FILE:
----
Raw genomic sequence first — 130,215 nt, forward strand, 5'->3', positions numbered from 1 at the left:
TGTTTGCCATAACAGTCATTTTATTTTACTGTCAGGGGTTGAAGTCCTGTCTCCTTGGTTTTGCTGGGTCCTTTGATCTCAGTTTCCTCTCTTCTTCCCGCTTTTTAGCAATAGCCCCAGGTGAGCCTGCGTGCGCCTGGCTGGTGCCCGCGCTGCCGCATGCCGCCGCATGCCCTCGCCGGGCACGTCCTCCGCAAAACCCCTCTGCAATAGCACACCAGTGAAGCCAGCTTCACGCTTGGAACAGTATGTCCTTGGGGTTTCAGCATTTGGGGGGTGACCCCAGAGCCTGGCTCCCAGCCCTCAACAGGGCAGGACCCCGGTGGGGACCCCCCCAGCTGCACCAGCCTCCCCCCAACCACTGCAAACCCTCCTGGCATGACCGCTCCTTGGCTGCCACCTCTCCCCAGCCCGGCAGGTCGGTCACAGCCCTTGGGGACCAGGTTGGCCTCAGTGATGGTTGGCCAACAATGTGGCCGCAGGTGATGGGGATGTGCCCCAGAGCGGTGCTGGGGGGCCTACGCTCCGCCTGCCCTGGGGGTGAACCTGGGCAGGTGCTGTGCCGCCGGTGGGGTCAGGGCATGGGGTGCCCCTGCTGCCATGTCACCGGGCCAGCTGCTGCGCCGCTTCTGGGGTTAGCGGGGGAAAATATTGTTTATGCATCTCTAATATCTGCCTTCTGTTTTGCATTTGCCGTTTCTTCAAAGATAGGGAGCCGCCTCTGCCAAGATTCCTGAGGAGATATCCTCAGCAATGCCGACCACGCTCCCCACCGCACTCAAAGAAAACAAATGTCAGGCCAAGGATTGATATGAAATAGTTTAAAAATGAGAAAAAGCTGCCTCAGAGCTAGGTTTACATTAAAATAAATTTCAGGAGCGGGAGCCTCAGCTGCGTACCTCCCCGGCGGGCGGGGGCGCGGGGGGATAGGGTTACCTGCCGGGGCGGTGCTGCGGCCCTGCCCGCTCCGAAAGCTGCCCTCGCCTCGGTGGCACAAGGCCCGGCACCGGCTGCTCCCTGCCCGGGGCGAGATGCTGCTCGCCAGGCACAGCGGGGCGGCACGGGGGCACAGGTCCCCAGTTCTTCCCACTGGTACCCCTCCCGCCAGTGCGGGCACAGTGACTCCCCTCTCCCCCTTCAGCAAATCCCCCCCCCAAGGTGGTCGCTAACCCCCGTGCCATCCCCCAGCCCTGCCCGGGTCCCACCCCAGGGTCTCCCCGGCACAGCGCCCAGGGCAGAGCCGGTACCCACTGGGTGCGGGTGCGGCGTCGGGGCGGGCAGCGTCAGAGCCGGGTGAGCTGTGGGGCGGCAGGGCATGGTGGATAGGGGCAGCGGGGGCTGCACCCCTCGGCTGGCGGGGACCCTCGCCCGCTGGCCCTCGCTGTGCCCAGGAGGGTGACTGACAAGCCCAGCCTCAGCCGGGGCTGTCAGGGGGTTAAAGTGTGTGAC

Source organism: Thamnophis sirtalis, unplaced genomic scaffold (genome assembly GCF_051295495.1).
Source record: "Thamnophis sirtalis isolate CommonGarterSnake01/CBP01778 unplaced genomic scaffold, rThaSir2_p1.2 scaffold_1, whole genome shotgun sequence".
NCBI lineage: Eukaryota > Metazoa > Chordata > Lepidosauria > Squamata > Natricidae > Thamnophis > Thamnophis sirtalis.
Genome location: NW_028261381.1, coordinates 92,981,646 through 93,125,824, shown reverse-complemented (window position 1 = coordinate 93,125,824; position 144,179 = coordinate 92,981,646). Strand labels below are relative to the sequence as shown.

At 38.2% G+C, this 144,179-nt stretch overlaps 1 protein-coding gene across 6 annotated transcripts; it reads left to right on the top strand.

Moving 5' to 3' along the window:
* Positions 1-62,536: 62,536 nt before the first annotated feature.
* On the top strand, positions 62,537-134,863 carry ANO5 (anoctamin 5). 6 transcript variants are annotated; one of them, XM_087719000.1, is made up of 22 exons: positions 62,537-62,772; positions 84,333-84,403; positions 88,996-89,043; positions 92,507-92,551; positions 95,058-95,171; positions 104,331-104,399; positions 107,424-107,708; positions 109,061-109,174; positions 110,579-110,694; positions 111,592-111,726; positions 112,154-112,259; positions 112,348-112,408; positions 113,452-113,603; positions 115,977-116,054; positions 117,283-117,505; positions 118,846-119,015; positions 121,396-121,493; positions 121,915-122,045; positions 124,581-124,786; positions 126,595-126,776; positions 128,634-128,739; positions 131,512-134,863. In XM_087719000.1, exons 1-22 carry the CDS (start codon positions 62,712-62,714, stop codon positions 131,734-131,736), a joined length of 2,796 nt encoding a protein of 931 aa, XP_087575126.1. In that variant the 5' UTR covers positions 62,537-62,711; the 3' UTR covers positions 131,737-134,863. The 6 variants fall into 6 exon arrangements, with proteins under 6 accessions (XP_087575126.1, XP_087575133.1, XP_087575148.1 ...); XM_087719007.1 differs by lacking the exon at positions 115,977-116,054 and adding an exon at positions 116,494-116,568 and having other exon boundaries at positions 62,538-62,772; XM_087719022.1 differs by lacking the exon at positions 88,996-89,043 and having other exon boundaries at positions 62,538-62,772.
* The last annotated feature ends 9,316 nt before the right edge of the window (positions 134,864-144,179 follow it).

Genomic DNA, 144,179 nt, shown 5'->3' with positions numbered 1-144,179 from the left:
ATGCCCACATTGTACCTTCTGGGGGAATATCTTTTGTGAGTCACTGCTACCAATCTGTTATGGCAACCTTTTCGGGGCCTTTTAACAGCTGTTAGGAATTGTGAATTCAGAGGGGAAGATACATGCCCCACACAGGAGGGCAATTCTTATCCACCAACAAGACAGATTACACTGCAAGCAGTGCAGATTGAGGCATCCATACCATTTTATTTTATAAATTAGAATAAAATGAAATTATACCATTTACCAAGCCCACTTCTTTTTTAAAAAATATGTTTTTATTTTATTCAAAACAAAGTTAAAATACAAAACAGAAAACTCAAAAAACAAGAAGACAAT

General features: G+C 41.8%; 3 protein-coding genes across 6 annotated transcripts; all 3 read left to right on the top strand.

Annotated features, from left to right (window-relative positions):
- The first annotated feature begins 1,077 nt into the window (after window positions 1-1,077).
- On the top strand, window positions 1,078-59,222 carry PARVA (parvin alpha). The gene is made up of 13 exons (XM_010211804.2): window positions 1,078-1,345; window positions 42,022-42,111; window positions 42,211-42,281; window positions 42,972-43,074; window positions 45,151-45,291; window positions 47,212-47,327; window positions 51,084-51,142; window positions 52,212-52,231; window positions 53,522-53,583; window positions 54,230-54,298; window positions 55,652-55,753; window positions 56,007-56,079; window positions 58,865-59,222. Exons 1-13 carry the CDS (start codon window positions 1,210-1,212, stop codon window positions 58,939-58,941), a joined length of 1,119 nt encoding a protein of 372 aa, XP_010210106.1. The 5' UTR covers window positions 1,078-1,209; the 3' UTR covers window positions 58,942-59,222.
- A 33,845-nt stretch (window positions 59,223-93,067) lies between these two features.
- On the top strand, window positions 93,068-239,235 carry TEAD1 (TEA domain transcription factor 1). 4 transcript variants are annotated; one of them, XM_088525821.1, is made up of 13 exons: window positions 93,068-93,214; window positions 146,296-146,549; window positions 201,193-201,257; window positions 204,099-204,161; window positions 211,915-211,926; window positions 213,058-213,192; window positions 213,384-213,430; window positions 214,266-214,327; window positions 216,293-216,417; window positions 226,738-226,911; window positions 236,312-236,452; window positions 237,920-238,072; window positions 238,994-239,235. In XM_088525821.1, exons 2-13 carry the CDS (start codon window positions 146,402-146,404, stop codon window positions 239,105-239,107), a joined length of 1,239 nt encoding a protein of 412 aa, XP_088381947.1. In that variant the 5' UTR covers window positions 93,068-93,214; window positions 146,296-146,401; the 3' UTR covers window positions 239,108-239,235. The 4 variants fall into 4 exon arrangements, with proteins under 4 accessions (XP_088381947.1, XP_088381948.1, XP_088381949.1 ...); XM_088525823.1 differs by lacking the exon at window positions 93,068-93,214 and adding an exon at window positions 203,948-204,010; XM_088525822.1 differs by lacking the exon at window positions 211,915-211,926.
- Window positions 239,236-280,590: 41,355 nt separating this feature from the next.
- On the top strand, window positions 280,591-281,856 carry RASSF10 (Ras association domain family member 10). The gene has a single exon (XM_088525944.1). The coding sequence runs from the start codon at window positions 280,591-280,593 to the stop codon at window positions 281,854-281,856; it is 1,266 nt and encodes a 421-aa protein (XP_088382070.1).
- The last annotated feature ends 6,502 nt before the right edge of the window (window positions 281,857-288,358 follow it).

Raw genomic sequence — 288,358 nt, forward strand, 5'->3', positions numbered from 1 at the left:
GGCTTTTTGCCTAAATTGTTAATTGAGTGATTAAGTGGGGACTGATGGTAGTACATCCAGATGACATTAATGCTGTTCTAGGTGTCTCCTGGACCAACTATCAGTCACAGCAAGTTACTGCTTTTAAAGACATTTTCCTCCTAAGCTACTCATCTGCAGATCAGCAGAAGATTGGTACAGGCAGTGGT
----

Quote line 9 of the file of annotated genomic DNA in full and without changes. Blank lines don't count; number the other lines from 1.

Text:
* Positions 1-62,536: 62,536 nt before the first annotated feature.